Habitat Regulations Assessment of Local Plan 2040
Plan for submission evidence base
Representation ID: 10539
Respondent: Natural England
Natural England is a non-departmental public body. Our statutory purpose is to ensure that the natural environment is conserved, enhanced, and managed for the benefit of present and future generations, thereby contributing to sustainable development.
SUMMARY OF NATURAL ENGLAND’S ADVICE
There are elements of the HRA which Natural England supports, however, a number of issues need to be addressed, which include the following:
• Assessment of effect on loss of functionally-linked land for Barbastelle bat
• Further information on the ability of the Bedford treatment works to accommodate further growth
• Air quality modelling should be undertaken to determine whether nitrogen deposition exceeds the critical load for Portholme SAC
Natural England’s further advice on designated sites / landscapes and advice on other natural environment issues is set out below.
Natural England notes the methodology outlined to explain the process the Habitats Regulations Assessment (HRA) has gone through. We welcome the detailed consideration of the impact pathways which are relevant to the assessment of Bedford Borough, and we note the explanation to the “pathways” which link development within Bedford Borough to each individual European site outlined in Table 1. Physical scope of the HRA - European sites of interest.
We welcome the use of the Visitor Access Study conducted in 2014 to determine recreational pressure impacts on the Upper Nene Valley Gravel Pits Special Protection Area (SPA) and Ramsar site, which is currently being updated by Footprint Ecology. We note that the nearest allocation to the SPA and Ramsar site is 19.2km away, which is a greater distance than the 3km zone established within the North Northamptonshire Joint Core Strategy for a net increase in the number of residential dwellings. The HRA concludes that the Local Plan will not result in a likely significant effect on the Upper Nene Valley Gravel Pits SPA and Ramsar site through recreational pressure, either alone or in combination. On the basis of the information provided, Natural England concurs with this view. We also agree that the distances from proposed allocations to other European sites are sufficient that significant effects are unlikely to occur.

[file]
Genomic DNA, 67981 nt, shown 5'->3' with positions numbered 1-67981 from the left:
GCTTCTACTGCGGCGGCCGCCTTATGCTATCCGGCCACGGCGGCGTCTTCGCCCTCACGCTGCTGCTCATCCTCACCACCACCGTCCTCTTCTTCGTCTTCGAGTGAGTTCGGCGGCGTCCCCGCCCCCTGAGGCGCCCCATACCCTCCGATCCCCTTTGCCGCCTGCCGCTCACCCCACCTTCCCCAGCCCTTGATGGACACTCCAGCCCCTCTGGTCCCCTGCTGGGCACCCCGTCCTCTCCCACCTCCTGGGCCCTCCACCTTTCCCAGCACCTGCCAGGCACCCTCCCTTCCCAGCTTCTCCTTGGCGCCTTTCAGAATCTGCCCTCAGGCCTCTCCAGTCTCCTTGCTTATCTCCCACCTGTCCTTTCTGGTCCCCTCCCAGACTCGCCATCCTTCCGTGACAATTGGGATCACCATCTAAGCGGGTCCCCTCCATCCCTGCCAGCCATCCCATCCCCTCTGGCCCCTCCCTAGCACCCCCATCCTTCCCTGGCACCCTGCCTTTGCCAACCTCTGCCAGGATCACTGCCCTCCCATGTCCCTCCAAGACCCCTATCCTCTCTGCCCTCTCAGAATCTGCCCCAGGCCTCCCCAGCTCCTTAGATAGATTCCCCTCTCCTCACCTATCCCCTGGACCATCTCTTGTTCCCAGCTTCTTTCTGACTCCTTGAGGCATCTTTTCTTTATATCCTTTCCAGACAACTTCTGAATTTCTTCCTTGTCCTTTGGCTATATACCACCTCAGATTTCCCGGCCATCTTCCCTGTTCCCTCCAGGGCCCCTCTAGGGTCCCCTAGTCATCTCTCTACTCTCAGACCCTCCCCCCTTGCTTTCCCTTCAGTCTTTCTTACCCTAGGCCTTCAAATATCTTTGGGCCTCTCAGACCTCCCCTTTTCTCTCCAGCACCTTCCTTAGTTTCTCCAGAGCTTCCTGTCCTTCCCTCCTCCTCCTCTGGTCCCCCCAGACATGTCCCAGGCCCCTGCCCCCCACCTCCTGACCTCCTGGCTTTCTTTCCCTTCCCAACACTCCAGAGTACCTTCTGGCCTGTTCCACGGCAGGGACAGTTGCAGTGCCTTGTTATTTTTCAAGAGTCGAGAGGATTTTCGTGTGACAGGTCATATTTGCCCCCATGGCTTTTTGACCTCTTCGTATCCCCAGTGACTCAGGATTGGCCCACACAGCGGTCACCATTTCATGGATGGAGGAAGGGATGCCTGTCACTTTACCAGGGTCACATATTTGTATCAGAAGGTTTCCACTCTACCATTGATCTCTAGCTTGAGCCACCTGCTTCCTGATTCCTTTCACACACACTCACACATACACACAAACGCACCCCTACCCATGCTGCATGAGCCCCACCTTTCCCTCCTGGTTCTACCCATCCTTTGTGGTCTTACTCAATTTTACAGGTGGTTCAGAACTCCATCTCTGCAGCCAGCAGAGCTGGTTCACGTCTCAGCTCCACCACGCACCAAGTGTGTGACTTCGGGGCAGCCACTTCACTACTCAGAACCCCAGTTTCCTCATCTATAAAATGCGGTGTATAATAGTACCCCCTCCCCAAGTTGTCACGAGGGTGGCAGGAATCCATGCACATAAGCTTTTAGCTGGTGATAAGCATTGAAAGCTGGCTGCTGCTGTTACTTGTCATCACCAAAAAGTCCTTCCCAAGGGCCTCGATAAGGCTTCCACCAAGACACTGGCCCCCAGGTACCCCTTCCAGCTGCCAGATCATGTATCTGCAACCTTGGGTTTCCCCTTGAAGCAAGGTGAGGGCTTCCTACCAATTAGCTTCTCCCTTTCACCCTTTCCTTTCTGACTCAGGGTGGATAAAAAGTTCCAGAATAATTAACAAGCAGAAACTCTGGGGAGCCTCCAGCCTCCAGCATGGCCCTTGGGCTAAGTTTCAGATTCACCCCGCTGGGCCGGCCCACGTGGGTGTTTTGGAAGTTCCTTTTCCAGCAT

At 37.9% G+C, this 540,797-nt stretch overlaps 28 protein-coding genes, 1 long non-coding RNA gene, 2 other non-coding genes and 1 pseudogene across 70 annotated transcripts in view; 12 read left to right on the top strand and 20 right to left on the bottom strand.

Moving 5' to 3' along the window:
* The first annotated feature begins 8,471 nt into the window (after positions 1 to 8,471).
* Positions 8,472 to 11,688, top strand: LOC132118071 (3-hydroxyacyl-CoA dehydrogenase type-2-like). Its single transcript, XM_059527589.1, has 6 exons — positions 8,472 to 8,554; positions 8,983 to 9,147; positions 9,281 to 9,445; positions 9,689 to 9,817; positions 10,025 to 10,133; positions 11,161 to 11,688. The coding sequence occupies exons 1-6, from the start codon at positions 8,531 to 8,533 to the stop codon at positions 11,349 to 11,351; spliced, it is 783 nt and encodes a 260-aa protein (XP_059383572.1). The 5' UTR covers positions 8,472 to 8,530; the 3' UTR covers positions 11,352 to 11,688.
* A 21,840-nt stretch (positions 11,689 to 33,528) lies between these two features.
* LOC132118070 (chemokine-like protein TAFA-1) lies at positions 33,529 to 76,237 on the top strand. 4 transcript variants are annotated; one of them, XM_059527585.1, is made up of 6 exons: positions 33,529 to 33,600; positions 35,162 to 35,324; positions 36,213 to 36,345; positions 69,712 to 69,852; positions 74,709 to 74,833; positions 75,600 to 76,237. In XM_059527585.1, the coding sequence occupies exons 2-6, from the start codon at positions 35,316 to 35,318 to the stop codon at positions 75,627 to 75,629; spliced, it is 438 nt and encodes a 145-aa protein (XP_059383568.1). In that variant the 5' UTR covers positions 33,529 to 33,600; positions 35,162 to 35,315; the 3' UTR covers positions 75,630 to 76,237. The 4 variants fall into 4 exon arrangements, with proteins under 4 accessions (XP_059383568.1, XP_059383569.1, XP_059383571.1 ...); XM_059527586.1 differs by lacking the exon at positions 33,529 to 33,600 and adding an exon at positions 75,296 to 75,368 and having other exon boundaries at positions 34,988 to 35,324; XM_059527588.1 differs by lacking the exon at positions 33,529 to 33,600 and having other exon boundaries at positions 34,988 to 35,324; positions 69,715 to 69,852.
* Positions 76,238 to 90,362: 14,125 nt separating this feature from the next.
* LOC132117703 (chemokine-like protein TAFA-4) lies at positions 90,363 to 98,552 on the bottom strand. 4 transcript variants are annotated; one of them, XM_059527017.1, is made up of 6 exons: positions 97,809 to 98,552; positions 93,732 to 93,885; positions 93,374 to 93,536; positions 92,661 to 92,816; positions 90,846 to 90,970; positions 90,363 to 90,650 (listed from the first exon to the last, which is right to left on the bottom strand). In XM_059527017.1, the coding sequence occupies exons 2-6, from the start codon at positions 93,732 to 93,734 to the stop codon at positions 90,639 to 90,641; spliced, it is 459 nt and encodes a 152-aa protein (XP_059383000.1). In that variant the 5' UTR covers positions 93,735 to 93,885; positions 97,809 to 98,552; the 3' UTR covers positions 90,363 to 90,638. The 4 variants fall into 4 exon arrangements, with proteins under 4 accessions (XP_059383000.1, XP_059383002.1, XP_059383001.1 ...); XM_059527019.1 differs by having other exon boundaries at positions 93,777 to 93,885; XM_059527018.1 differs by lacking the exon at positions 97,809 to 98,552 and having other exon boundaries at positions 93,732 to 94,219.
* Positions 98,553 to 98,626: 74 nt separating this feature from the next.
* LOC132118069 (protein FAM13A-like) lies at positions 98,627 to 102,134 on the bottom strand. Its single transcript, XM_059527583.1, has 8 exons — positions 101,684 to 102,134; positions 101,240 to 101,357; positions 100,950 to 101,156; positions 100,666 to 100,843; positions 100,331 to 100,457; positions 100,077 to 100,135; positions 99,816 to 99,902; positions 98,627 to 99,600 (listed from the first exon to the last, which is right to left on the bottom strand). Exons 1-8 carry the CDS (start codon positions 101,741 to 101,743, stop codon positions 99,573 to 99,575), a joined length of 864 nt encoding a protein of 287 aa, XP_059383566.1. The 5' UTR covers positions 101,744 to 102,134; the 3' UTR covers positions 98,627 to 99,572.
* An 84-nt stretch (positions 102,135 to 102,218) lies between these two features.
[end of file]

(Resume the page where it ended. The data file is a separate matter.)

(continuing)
With regards to the loss of functionally-linked land, we welcome the recognition of the fact that golden plover and lapwing are known to feed on parcels of agricultural land outside of the boundary of the Upper Nene Valley Gravel Pits SPA and Ramsar site. Natural England is currently building up an evidence base on functionally-linked land surrounding the Upper Nene Valley Gravel Pits SPA and Ramsar site as part of work to review and refresh the Mitigation Strategy. Again, we note that the nearest allocation to the SPA and Ramsar site is 19.2km away. This distance is greater than 10km agreed in consultation with Natural England within which functionally linked land associated with the SPA could be found, as well as further than the known foraging
distance of golden plover, which is up to 15km from a roost site. The HRA concludes that the Local Plan will not result in a likely significant effect on the Upper Nene Valley Gravel Pits SPA and Ramsar site through loss of functionally-linked land, either alone or in combination. On the basis of the information provided, Natural England concurs with this view.
We note that in paragraph 4.15, the HRA concludes that “housing and employment growth in the Bedford Local Plan is sufficiently distant (the closest being site HOU19, located 14km from Eversden & Wimpole Woods SAC) to lie well outside any relevant zone” for functionally-linked land.